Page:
“I like to have the first corn around and the last corn around,” said Andrew “Andy” Williamson IV, longtime owner of County Fair Farm in Jefferson.
Sweet corn is Williamson’s favorite vegetable, although he grows a wide variety of others on his 64-acre farm. Williamson said that people regularly drive by and ask if it’s ready yet while he’s still establishing the early corn. This year he said the first cobs were ready to pick on July 22 or 23, although he’s seen them ready as early as July 10.
According to Williamson, the hills are high enough at the back of the farm that when he grows crops there, the first frost doesn’t always rise enough to impact them. As a result, he can sometimes extend his growing season until almost November. Williamson has sweet corn available 90-110 days out of the year.
Williamson grew up in Jefferson. After graduating from Lincoln Academy he attended the University of Maine at Orono, then studied at Cornell University. He took a weather course. He studied plant science, vegetable science, and pomology — the study of fruit. He had decided to be a farmer.
Back in Jefferson, Williamson worked the third shift at Bath Iron Works so he could farm during the day. BIW put him through welding school and provided a second source of income as he became established.
He bought County Fair Farm in 1991. The property was the original Jefferson location for the Lincoln County Fair prior to World War I. The fair rotated through the towns of the county, each town having its own location for the annual event.
Williamson opened his farm stand in 1995. It was part of his plan when he bought the place, because it was right beside the road. “You aren’t going to have a successful farm stand at the end of a dirt road,” he said.
Williamson believes his corn is so good because he takes care of the soil and takes care of the crops. He was an early adopter of no-till farming and grows everything he can using that method. “No rototills, no plows,” he said. “You just open the ground enough to put the seed in and let the soil take care of itself.”
While smaller crops like tomatoes and peppers don’t lend themselves to it, Williamson is always looking to do more no-till farming. He believes the method is better for crops and better for society. And it saves a tremendous amount of time. Williamson can plant 6-8 acres of vegetables in less than two hours. It saves fuel and wear and tear on tractors as well. “Worms that I don’t disturb do the plowing for me,” Williamson said.
No-till farming is not commonly practiced, despite being around for decades. Williamson said that some farmers lack the necessary education — and the daring — to do it. He said the practice is all about figuring out what worked and what went wrong.
“You have to get past the ‘oh, it doesn’t work’ frame of mind,” he said. “Figure out the issue and figure out how to change it.” He said there are always different things to keep learning. “That’s what makes it fun.”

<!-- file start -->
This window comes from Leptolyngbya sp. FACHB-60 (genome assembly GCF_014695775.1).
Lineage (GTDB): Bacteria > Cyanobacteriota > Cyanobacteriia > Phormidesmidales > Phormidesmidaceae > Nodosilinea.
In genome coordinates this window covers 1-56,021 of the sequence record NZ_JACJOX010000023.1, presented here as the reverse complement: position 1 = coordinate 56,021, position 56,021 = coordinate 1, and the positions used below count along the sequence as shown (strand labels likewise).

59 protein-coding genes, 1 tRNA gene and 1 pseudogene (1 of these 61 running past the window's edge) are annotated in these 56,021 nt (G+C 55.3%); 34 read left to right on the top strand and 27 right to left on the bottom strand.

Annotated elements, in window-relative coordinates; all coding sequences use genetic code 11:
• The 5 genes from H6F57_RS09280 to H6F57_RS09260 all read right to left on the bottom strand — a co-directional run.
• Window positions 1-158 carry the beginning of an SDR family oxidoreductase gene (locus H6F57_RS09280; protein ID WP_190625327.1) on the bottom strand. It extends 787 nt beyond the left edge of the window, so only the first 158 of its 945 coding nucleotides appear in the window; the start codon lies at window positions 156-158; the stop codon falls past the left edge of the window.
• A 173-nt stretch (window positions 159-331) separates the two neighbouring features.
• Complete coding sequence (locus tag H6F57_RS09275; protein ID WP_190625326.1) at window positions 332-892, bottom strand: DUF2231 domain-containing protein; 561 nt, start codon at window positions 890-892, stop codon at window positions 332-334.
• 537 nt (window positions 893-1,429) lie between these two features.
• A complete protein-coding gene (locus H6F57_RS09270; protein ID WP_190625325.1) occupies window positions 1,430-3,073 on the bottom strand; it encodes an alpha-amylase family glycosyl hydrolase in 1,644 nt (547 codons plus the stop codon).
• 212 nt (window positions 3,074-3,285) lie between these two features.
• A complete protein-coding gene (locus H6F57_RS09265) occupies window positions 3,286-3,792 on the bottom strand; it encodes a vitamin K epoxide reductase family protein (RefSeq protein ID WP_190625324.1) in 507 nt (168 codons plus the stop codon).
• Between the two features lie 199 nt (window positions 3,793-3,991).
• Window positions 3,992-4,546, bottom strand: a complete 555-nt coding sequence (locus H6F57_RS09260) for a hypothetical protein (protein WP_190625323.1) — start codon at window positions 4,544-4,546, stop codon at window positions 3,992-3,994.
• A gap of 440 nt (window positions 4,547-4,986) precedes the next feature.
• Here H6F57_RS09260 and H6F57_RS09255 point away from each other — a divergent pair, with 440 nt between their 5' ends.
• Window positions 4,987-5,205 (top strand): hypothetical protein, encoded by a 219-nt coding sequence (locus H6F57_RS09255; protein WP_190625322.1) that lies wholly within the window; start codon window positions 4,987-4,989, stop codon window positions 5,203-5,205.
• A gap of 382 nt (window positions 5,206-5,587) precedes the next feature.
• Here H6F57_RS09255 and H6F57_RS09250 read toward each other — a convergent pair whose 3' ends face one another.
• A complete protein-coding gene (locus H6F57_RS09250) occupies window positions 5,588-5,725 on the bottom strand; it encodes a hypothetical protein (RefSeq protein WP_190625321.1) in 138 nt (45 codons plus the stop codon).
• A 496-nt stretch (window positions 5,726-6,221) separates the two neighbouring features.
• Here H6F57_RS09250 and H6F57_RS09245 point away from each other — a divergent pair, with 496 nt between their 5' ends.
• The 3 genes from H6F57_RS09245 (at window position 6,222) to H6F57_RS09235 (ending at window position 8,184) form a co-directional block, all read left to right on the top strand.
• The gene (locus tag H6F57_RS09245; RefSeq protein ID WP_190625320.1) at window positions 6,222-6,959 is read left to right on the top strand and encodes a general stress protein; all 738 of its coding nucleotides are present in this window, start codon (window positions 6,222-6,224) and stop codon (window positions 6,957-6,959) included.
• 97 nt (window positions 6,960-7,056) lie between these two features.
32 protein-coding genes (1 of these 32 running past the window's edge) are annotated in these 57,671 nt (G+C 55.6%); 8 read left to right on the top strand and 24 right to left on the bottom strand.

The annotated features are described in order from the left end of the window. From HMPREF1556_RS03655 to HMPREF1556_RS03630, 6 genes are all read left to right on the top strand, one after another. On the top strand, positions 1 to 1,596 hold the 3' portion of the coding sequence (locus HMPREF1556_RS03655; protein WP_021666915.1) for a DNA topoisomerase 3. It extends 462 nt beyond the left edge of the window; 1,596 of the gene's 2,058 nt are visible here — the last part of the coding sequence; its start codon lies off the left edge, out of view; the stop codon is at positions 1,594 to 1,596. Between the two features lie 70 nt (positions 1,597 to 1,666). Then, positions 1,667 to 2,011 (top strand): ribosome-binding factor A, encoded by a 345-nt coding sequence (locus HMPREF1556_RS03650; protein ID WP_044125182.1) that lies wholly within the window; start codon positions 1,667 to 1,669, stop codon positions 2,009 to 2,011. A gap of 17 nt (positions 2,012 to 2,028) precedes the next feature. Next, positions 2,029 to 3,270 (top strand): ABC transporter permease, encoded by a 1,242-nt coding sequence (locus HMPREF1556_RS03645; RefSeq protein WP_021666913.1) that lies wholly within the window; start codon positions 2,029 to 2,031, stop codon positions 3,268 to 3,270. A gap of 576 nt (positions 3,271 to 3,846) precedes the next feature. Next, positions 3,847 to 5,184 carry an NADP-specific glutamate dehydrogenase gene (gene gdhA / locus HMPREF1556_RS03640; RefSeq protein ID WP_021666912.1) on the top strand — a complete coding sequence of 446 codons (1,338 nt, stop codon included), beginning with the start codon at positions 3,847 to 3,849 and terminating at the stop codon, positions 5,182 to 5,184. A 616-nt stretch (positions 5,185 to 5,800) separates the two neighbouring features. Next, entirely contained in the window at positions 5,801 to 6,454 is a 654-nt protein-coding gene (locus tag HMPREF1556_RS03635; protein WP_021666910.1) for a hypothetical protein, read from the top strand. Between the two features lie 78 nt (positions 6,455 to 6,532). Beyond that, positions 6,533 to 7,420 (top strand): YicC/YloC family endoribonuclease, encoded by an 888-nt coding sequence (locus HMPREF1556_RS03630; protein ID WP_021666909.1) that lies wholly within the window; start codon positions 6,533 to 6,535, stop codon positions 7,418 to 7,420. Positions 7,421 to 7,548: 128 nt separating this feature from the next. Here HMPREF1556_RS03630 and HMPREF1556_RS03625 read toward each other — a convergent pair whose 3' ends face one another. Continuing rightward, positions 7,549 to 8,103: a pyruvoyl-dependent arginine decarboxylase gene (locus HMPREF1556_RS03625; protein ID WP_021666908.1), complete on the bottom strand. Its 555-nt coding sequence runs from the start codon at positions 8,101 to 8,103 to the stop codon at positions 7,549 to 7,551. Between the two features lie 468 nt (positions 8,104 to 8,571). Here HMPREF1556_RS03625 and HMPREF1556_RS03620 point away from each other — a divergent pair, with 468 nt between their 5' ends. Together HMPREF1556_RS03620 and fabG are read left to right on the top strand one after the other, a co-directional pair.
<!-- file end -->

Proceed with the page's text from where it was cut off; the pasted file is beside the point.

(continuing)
Williamson’s farming philosophy includes the care of the land between harvests and a focus on diversity. After his cash crops are done, he plants cover crops, most often oats or rye. These cover crops not only help fertilize the soil, but also prevent erosion. And, as an added bonus, they make good grazing.
Williamson doesn’t just farm vegetables. He believes that putting animals on the field makes everything work together. He maintains a cattle herd of 15-20 animals, including brood cows. He raised seven calves this year. The herd grazes on pastures until Christmas.
Williamson also raises pigs. He bought his first sow when he was 16 or 17. He said pigs are the least capital-intensive farm animal to raise — easy to get into, easy to sell, and they don’t take up much space. But pigs root too much. They don’t make good grazers for cover crops. So Williamson keeps them in fenced enclosures with shelters fashioned from old oil tanks.
He has chickens too. He’s raised broilers for the last few years but has no hens for eggs anymore. “I don’t want to take care of chickens every day,” he said. “It’s quite a bit of work already to take care of cows and pigs.”
Hard work is something Williamson knows about. And embraces. He farms over 250 acres of land in four local communities. He manages the popular pick-your-own apple orchards that abut his land. He plants the farm, cares for the animals, and runs the farm stand as well as a seasonal corn maze. He plows his neighbors’ yards. He’s up as early as 3 a.m. if he has to spray the apple orchards. And it’s not unusual for him to work as late as midnight. “I don’t care to work any less than 12 hours a day,” he said.
Williamson may have been born and raised in Jefferson, but that doesn’t mean he hasn’t seen something of the world. In 1970, his father, Andrew Williamson III, a math teacher and eventual head of the math department at Lincoln Academy, received a grant from the Ford Foundation to study mathematics education. The family was packed into a motor home and spent the next school year traveling across the U.S. Williamson said he visited 40 states that year.
Next his father took them to Hawaii for a four-year stint at Mid-Pacific Institute in Honolulu. Williamson, who was 12 when the family moved, said, “I didn’t like being stuck in Hawaii for four years — I couldn’t stand up on a surfboard. I’d rather hunt than surf.”
“I was in a hurry to come home, get back to doing the things I knew,” he said. “There wasn’t any place better than here.”